library(janeaustenr)


# unigram table
unigrams <- data_frame(txt = prideprejudice) %>%
  unnest_tokens(ngram, txt, token = "ngrams", n = 1) %>% 
  rename(unigram = ngram) %>% 
  group_by(unigram) %>% 
  summarise(unigram_freq = n()) %>% 
  arrange(desc(unigram_freq))

# bigram table
bigrams <- data_frame(txt = prideprejudice) %>%
  unnest_tokens(ngram, txt, token = "ngrams", n = 2) %>% 
  rename(bigram = ngram) %>% 
  group_by(bigram) %>% 
  summarise(bigram_freq = n()) %>% 
  arrange(desc(bigram_freq))

# bigram table
trigram <- data_frame(txt = prideprejudice) %>%
  unnest_tokens(ngram, txt, token = "ngrams", n = 3) %>% 
  rename(trigram = ngram) %>% 
  group_by(trigram) %>% 
  summarise(trigram_freq = n()) %>% 
  arrange(desc(trigram_freq))

So how can we wrap this into a general function?

Ideally, we would like to write a function that takes:

  • n : the type of ngram

  • gram_col : the name of the ngram column

  • freq_col : the name of the ngram count column

And this can be achieved as follows:

create_gram_table <- function(input_txt, n, gram_col, freq_col){
  
  gram_col <- enquo(gram_col)
  gram_col_name <- quo_name(gram_col)
  
  freq_col <- enquo(freq_col)
  freq_col_name <- quo_name(freq_col)
  
  x <- data_frame(txt = input_txt)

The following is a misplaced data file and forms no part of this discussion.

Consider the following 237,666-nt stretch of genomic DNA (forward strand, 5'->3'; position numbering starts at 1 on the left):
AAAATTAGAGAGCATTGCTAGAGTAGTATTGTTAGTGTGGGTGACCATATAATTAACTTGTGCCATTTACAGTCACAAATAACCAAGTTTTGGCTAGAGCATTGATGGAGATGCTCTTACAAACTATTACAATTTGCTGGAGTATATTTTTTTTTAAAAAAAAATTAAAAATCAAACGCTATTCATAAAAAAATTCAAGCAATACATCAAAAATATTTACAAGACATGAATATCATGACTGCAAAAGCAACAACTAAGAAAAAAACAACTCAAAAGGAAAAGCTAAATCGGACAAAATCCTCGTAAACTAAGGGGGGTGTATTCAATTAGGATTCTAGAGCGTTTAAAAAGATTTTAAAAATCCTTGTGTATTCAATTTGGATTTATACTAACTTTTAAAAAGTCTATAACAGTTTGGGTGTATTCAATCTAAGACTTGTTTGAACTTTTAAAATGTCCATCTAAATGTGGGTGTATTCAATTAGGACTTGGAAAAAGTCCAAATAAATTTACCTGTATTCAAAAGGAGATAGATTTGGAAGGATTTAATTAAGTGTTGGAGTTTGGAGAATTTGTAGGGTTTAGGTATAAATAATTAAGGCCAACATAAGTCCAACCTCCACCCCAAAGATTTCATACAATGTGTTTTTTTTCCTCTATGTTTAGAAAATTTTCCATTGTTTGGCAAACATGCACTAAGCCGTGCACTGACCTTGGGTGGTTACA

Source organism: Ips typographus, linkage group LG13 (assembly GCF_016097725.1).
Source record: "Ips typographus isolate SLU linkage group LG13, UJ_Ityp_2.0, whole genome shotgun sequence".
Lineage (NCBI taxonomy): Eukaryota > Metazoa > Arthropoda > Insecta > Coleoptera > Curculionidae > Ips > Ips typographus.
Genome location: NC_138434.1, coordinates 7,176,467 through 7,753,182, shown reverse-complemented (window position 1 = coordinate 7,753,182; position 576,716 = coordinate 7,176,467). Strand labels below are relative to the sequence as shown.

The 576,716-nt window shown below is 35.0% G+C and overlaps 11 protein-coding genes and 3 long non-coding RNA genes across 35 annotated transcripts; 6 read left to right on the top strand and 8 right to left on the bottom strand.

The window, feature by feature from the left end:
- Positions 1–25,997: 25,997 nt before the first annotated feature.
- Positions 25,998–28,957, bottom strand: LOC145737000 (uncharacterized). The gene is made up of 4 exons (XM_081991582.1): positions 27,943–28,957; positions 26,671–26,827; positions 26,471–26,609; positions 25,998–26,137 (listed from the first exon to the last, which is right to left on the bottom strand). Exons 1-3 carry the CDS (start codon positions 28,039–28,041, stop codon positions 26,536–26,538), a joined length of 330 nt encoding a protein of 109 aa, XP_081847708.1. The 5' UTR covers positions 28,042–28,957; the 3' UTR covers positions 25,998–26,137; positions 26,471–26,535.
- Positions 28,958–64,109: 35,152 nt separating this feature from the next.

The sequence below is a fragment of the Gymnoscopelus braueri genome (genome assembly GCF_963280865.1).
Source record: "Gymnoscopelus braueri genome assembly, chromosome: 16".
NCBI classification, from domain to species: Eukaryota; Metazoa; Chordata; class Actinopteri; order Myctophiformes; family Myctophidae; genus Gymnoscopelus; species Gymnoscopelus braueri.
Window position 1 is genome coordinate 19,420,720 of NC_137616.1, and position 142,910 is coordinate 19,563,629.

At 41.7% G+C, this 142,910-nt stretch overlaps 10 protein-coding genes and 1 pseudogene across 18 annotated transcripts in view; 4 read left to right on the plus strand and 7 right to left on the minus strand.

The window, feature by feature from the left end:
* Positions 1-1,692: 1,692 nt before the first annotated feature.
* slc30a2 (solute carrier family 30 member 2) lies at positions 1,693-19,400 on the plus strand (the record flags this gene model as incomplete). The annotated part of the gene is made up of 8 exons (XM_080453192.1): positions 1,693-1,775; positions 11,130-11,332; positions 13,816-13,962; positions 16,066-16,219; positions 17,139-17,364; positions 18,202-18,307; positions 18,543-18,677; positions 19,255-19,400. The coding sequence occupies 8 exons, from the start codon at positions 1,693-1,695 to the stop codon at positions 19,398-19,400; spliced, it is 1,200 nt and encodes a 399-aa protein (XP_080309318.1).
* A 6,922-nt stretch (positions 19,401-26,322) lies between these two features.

g <- tidytext::unnest_tokens(x, ngram, txt,
                               token = "ngrams", n = n) %>%
    rename(!!gram_col_name := ngram) %>%
    group_by(!!gram_col) %>%
    summarise(!!freq_col_name := n()) %>%
    arrange(desc( !!freq_col))
  
  return(g)
}

So now instead of the duplication, we can use create_gram_table, which gives us the desired output with less repetition.

create_gram_table(prideprejudice, 1, unigram, unigram_freq) %>% head
# A tibble: 6 x 2
  unigram unigram_freq
    <chr>        <int>
1     the         4331
2      to         4162
3      of         3610
4     and         3585
5     her         2203
6       i         2065
create_gram_table(prideprejudice, 2, bigram, bigram_freq) %>% head
# A tibble: 6 x 2
  bigram bigram_freq
   <chr>       <int>
1 of the         464
2  to be         443
3 in the         382
4   i am         302
5 of her         260
6 to the         252
create_gram_table(prideprejudice, 3, trigram, trigram_freq) %>% head
# A tibble: 6 x 2
        trigram trigram_freq
          <chr>        <int>
1     i am sure           62
2      i do not           59
3    as soon as           55
4 she could not           50
5   that he had           37
6  in the world           34

Tidy eval & ggplot2

After using tidy eval in some examples, I thought it would be great to have it with ggplot2. So I tried it but it didn’t work. I didn’t know whether I was missing something or they were not compatible yet. I asked to find out, and the answer was that ggplot2 was planned to be ported to tidy eval within months. So I am looking forward!

Conclusion

So those were my first steps in the world of the Tidy eval. I like how it gives me more control and flexibility, yet I am still learning and grasping its capabilities. I am not sure if all what I am doing adheres to the best practices, so I’ll keep learning about it. And I’d be grateful to receive any feedback regarding the use cases I showed and better ways to handle them